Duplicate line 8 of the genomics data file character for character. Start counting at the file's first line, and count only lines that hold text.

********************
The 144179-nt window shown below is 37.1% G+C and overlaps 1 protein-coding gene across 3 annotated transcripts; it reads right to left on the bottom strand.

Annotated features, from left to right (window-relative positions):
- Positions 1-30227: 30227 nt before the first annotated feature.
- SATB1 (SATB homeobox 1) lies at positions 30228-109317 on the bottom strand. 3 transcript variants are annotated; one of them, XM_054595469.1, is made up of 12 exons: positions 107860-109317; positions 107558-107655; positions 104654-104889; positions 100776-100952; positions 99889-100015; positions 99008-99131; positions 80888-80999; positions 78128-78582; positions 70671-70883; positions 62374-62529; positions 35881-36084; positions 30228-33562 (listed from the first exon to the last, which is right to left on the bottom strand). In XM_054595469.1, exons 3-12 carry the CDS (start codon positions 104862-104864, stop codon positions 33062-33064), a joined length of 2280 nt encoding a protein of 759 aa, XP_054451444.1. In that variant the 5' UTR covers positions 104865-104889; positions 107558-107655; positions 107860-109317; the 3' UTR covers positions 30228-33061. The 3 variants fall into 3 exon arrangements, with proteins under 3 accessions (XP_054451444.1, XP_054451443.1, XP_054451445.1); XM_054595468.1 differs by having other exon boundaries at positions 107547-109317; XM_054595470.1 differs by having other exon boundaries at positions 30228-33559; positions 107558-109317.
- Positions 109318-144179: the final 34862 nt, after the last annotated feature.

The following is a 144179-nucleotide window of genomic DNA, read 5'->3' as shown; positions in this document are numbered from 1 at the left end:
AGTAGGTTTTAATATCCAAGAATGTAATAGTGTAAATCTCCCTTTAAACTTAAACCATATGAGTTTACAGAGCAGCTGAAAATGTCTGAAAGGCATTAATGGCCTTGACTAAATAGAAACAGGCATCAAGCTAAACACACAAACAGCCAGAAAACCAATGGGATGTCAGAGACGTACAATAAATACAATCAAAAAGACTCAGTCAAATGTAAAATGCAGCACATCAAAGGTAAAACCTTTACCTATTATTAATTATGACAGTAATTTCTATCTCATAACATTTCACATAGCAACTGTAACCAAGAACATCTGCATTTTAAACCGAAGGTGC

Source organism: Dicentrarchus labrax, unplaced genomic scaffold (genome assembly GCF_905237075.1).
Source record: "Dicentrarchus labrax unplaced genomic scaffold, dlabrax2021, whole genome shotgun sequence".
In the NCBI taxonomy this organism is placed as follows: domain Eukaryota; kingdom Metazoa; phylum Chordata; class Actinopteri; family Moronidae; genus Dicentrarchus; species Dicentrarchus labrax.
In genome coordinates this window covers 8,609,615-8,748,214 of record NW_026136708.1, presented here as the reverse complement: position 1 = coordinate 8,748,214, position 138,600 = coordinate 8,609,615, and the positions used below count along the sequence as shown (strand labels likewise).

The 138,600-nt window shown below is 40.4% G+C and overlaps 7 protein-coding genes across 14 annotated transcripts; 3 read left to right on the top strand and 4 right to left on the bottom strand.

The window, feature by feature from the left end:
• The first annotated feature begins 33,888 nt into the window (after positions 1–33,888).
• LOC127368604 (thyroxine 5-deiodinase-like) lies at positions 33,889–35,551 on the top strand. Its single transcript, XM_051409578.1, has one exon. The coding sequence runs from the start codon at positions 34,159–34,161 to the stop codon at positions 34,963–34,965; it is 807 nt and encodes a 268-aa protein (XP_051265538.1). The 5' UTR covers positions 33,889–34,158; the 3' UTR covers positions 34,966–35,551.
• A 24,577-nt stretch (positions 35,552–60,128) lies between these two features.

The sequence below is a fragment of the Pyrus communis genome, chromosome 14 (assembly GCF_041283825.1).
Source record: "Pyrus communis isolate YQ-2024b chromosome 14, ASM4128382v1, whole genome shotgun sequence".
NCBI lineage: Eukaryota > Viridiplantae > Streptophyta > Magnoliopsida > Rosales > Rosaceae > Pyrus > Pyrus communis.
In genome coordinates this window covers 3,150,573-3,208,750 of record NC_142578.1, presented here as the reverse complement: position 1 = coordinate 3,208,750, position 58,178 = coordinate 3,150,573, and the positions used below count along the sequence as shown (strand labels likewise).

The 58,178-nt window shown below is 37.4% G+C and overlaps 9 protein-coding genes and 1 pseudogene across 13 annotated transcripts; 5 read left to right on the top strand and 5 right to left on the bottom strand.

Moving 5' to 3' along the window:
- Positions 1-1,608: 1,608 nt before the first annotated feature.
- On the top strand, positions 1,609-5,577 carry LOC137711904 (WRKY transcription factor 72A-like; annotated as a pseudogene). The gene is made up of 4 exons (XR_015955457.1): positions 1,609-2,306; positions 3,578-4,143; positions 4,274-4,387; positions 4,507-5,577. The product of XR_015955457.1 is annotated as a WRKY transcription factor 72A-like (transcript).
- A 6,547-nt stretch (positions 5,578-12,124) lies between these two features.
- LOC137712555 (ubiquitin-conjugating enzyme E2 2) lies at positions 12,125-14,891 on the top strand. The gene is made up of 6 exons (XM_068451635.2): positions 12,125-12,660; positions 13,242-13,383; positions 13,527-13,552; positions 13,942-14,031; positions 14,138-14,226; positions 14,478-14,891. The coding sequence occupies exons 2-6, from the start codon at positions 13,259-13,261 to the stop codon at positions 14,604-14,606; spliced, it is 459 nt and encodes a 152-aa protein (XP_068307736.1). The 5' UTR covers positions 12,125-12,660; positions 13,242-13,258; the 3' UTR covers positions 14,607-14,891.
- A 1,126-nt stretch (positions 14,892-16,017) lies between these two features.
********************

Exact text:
Source organism: Dicentrarchus labrax, unplaced genomic scaffold (genome assembly GCF_905237075.1).